Mimi's Picture

Get Your
Get your FREE Email at MimiMail



The REST of the Internet

Search the Web:

Support our featured affiliate to keep our site free
Donate Food
Donate Food FREE



Amazon.com search

printer friendly format  

Reviewed by Mimi Hiller

Cucina Ebraica : Flavors of the Italian Jewish Kitchen
by Joyce Esersky Goldstein, Ellen Silverman (Photographer)
Hardcover - 208 pages
Chronicle Books; ISBN: 0811819698

The New Jewish Holiday Cookbook
by Gloria Kaufer Greene
Hardcover - 539 pages Revised edition
Times Books; ISBN: 0812929772
Reviewed by Mimi Hiller (Read the review)

When I first started to learn to cook more years ago than I care to admit, I was interested in exploring the world of food.  The extent of my knowledge of Jewish food at that time was limited to the wonderful traditional Eastern European dishes my grandmother would prepare.  The only Jewish cookbook I knew about was Jennie Grossinger's.  It sat on my shelf, mostly untouched, a tribute to my heritage; my real experience with Jewish food came from hours of watching my grandmother cook or talking to her about various recipes.

In recent years, we have seen hundreds of Jewish cookbooks come on the scene.  In fact, I have a whole bibliography right on this site.

What a thrill it was to learn of whole new Jewish cuisines based on different international influences.  My favorites, now, are those of the Middle East and the Mediterranean.  But with so much competition, it was inevitable that the cream would rise to the top.  Purchase all or most of the books listed in my bibliography and you will have tens of thousands of recipes, but if you want to savor the true flavor of Jewish food, stick with the few that present the true story of the ingredients and techniques that make up these wonderful dishes and how they are woven into a cuisine.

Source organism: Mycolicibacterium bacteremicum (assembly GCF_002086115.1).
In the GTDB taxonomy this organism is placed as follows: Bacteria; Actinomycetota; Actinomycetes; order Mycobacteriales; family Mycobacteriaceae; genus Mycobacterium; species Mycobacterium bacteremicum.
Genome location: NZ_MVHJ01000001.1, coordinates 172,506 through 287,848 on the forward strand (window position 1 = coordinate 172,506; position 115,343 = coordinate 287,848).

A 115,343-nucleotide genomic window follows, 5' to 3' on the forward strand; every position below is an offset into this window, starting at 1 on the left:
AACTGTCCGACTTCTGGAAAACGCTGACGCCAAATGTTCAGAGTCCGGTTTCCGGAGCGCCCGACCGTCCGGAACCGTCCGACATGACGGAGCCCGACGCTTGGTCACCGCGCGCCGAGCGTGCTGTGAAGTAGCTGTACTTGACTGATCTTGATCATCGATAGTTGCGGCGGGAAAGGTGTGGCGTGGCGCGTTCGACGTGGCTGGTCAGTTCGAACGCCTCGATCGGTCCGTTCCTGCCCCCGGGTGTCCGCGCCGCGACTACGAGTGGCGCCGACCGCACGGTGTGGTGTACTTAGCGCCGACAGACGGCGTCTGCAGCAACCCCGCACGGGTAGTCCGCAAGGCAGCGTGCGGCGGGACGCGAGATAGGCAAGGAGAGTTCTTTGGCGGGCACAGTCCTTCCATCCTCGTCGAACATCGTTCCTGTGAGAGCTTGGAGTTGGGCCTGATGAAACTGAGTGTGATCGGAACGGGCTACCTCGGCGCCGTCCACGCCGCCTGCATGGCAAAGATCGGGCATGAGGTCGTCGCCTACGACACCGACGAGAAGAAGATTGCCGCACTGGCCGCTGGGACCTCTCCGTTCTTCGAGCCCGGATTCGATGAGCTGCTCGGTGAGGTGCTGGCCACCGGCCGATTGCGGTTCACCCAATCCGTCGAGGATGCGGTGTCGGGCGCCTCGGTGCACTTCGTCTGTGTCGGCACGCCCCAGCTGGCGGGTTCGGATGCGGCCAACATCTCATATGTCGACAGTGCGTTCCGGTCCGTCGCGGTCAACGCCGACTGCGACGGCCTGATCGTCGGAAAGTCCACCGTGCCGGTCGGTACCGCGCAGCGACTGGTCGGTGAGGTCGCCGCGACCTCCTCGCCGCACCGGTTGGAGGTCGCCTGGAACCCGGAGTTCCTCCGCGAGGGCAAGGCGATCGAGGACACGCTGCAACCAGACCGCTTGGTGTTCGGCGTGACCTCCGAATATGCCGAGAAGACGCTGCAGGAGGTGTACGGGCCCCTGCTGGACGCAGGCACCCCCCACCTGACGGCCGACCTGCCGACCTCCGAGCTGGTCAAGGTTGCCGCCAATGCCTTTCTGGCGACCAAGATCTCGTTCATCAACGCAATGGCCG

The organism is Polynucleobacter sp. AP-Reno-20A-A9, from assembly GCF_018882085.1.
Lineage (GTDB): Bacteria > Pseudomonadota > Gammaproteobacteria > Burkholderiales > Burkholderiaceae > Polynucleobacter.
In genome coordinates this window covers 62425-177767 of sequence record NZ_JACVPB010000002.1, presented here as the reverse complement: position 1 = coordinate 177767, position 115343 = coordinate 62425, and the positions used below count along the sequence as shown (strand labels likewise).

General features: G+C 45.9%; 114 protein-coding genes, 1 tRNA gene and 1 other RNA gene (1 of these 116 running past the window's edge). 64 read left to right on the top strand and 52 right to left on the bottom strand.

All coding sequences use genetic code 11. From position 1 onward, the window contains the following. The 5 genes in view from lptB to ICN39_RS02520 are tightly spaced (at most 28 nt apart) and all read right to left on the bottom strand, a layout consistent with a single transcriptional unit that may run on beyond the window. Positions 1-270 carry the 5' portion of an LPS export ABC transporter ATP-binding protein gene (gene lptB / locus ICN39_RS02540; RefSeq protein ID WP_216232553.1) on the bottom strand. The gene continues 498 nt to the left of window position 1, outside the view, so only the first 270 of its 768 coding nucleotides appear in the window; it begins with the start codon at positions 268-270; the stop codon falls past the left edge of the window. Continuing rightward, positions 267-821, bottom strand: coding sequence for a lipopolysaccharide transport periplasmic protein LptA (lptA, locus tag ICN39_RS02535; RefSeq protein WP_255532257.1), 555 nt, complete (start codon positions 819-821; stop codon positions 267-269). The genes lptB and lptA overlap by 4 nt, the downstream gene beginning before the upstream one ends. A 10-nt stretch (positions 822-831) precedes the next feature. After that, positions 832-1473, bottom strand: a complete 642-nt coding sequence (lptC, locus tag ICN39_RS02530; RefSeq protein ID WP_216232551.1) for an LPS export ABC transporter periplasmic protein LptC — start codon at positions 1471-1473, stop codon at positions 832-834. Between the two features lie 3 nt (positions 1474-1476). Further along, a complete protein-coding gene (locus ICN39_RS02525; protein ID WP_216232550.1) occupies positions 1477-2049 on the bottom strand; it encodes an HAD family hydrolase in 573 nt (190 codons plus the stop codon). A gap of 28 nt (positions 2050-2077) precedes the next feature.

Two of these amazing books are Cucina Ebraica: Flavors of the Italian Jewish Kitchen by Joyce Goldstein and The New Jewish Holiday Cookbook: An International Collection of Recipes and Customs by Gloria Kaufer Greene.

A fan of Ms. Goldstein's since discovering her Mediterranean Kitchen several years ago, I was anxious to see how she zeroed in on Jewish Italian food.  In Cucina Ebraica, she defines the story of Italian Jews through their food, an interweaving of Middle Eastern, Spanish and Mediterranean influences  And in fact, when you read this wonderful tale of culinary origins, you learn that many of the dishes we've come to think of as purely Italian actually had their roots in the cuisine of the Jews of the region.

Jews expelled from Spain in 1492 brought pumpkin to Italy from the New World; many of the fried foods in Italian cuisine date back to Hanukkah celebrations.